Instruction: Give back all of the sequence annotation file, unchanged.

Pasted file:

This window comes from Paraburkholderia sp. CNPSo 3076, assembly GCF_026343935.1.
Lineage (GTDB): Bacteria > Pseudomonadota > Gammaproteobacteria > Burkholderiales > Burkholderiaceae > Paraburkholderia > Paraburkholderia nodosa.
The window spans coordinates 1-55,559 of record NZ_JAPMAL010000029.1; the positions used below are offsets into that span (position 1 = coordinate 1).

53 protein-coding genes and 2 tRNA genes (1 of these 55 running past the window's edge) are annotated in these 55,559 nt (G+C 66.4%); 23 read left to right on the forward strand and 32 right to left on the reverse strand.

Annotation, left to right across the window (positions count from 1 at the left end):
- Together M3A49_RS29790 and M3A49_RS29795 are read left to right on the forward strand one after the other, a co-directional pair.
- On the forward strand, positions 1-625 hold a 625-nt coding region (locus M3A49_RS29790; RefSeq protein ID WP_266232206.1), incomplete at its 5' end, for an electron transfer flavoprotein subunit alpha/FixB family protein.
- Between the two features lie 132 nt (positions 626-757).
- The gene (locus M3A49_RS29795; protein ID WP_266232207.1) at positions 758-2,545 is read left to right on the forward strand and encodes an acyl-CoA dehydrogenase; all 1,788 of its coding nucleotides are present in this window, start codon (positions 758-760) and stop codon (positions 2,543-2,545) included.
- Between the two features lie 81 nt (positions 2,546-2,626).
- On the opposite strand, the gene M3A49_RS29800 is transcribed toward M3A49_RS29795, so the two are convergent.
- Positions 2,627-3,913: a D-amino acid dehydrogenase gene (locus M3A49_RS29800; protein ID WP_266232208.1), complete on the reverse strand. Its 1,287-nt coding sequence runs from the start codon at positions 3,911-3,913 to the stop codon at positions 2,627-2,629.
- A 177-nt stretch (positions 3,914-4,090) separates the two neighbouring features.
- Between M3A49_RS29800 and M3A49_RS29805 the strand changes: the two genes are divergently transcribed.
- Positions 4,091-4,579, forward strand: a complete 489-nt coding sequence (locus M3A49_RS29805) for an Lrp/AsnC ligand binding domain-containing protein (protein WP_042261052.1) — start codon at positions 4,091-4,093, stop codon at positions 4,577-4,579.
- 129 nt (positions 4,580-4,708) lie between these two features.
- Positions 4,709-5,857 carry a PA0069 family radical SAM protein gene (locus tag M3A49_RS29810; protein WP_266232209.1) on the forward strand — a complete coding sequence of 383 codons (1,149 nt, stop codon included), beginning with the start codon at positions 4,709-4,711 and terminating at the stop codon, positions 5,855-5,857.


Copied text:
This window comes from Paraburkholderia sp. CNPSo 3076, assembly GCF_026343935.1.
Lineage (GTDB): Bacteria > Pseudomonadota > Gammaproteobacteria > Burkholderiales > Burkholderiaceae > Paraburkholderia > Paraburkholderia nodosa.
The window spans coordinates 1-55,559 of record NZ_JAPMAL010000029.1; the positions used below are offsets into that span (position 1 = coordinate 1).

53 protein-coding genes and 2 tRNA genes (1 of these 55 running past the window's edge) are annotated in these 55,559 nt (G+C 66.4%); 23 read left to right on the forward strand and 32 right to left on the reverse strand.

Annotation, left to right across the window (positions count from 1 at the left end):
- Together M3A49_RS29790 and M3A49_RS29795 are read left to right on the forward strand one after the other, a co-directional pair.
- On the forward strand, positions 1-625 hold a 625-nt coding region (locus M3A49_RS29790; RefSeq protein ID WP_266232206.1), incomplete at its 5' end, for an electron transfer flavoprotein subunit alpha/FixB family protein.
- Between the two features lie 132 nt (positions 626-757).
- The gene (locus M3A49_RS29795; protein ID WP_266232207.1) at positions 758-2,545 is read left to right on the forward strand and encodes an acyl-CoA dehydrogenase; all 1,788 of its coding nucleotides are present in this window, start codon (positions 758-760) and stop codon (positions 2,543-2,545) included.
- Between the two features lie 81 nt (positions 2,546-2,626).
- On the opposite strand, the gene M3A49_RS29800 is transcribed toward M3A49_RS29795, so the two are convergent.
- Positions 2,627-3,913: a D-amino acid dehydrogenase gene (locus M3A49_RS29800; protein ID WP_266232208.1), complete on the reverse strand. Its 1,287-nt coding sequence runs from the start codon at positions 3,911-3,913 to the stop codon at positions 2,627-2,629.
- A 177-nt stretch (positions 3,914-4,090) separates the two neighbouring features.
- Between M3A49_RS29800 and M3A49_RS29805 the strand changes: the two genes are divergently transcribed.
- Positions 4,091-4,579, forward strand: a complete 489-nt coding sequence (locus M3A49_RS29805) for an Lrp/AsnC ligand binding domain-containing protein (protein WP_042261052.1) — start codon at positions 4,091-4,093, stop codon at positions 4,577-4,579.
- 129 nt (positions 4,580-4,708) lie between these two features.
- Positions 4,709-5,857 carry a PA0069 family radical SAM protein gene (locus tag M3A49_RS29810; protein WP_266232209.1) on the forward strand — a complete coding sequence of 383 codons (1,149 nt, stop codon included), beginning with the start codon at positions 4,709-4,711 and terminating at the stop codon, positions 5,855-5,857.